To my ears, "Ain't That a Shame" is a better song than the single it followed on the charts. Where "I Want You to Want Me" was memorable for having the audience participating during the chorus, their take on "Ain't That a Shame" is more immediate, more direct and flat-out rocks harder. As for a comparison of this version and Fats Domino's original...they're two different approaches. The Domino hit was done in his New Orleans "good time" style and while it was a tune about watching a good love walk away, you knew Fats would be OK despite his broken heart. It's a great tune, despite the fact that the music business of 1955 felt the need to have Pat Boone cover it for the bigger hit. Done as a straight rock tune by Cheap Trick, the same lyrics somehow come off as a "kiss off" message to the lady who felt the need to walk away. While Domino's version might make you think, "hey big'll be fine, there are other fish in the sea," after Robin Zander's rendition, there's no need for comforting the guy because you're pretty sure he's already on the prowl for his next companion.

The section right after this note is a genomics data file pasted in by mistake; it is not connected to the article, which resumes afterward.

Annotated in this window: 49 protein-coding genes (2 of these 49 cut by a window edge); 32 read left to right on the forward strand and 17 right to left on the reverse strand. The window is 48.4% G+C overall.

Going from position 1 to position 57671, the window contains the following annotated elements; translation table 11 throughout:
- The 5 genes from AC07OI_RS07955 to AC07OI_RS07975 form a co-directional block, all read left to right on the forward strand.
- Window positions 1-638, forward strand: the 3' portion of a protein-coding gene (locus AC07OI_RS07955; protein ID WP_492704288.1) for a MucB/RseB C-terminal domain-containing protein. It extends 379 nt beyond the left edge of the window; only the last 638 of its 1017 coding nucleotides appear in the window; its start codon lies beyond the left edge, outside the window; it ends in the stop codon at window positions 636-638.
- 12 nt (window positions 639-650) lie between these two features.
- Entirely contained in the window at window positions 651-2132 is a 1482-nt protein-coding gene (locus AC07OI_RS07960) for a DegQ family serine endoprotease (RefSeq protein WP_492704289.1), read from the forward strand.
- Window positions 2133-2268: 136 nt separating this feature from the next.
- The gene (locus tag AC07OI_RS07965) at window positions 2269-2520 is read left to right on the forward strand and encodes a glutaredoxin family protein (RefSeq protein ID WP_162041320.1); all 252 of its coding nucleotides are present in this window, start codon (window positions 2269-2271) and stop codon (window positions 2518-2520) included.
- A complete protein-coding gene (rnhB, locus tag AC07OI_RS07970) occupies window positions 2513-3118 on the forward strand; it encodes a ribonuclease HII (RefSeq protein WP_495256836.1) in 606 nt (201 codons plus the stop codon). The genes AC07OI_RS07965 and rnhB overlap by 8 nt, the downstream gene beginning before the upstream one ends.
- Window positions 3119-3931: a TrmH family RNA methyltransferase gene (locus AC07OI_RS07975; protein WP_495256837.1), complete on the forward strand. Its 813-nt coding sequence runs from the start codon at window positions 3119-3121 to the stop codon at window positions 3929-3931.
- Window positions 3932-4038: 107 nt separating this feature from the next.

Maynard Ferguson - "Rocky II"

(Debuted #85, Peaked #82, 4 Weeks on chart)

When the first Rocky film was a hit, it spawned four Hot 100 versions of its title song. The original from the film score by Bill Conti was a #1 hit in 1977 and a version by Canadian-born jazz trumpeter Maynard Ferguson was a Top 40 hit. Additionally, two low-charting renditions by Current and Rhythm Heritage appeared. When the second Rocky film ran in theaters in 1979, only Ferguson managed to place any music from the movie onto the charts. His version of the Rocky II theme (also called "Rocky II Disco" and "Rocky II Knockout") made the Hot 100 briefly.